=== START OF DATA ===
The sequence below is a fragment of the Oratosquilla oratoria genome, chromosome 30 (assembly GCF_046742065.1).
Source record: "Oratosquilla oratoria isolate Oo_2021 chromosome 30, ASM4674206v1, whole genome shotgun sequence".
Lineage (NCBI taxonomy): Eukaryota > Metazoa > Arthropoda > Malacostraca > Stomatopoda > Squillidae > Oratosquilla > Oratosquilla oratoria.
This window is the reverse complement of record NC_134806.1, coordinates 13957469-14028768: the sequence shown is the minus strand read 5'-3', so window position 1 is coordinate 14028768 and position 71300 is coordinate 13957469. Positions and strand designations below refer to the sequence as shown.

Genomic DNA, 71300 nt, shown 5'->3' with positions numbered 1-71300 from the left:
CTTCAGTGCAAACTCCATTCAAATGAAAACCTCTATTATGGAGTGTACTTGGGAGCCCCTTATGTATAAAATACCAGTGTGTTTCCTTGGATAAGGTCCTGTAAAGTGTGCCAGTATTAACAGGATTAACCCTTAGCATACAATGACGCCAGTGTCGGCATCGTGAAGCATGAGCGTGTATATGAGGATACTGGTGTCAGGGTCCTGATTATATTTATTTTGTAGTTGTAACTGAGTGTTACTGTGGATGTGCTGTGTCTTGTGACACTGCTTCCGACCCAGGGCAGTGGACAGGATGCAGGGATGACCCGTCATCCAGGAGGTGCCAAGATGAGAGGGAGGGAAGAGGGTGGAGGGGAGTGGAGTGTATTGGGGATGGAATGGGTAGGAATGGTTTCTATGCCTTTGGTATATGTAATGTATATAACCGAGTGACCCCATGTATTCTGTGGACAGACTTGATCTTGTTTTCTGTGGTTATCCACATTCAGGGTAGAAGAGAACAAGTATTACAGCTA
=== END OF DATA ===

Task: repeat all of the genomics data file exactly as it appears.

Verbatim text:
The sequence below is a fragment of the Oratosquilla oratoria genome, chromosome 30 (assembly GCF_046742065.1).
Source record: "Oratosquilla oratoria isolate Oo_2021 chromosome 30, ASM4674206v1, whole genome shotgun sequence".
Lineage (NCBI taxonomy): Eukaryota > Metazoa > Arthropoda > Malacostraca > Stomatopoda > Squillidae > Oratosquilla > Oratosquilla oratoria.
This window is the reverse complement of record NC_134806.1, coordinates 13957469-14028768: the sequence shown is the minus strand read 5'-3', so window position 1 is coordinate 14028768 and position 71300 is coordinate 13957469. Positions and strand designations below refer to the sequence as shown.

Genomic DNA, 71300 nt, shown 5'->3' with positions numbered 1-71300 from the left:
CTTCAGTGCAAACTCCATTCAAATGAAAACCTCTATTATGGAGTGTACTTGGGAGCCCCTTATGTATAAAATACCAGTGTGTTTCCTTGGATAAGGTCCTGTAAAGTGTGCCAGTATTAACAGGATTAACCCTTAGCATACAATGACGCCAGTGTCGGCATCGTGAAGCATGAGCGTGTATATGAGGATACTGGTGTCAGGGTCCTGATTATATTTATTTTGTAGTTGTAACTGAGTGTTACTGTGGATGTGCTGTGTCTTGTGACACTGCTTCCGACCCAGGGCAGTGGACAGGATGCAGGGATGACCCGTCATCCAGGAGGTGCCAAGATGAGAGGGAGGGAAGAGGGTGGAGGGGAGTGGAGTGTATTGGGGATGGAATGGGTAGGAATGGTTTCTATGCCTTTGGTATATGTAATGTATATAACCGAGTGACCCCATGTATTCTGTGGACAGACTTGATCTTGTTTTCTGTGGTTATCCACATTCAGGGTAGAAGAGAACAAGTATTACAGCTA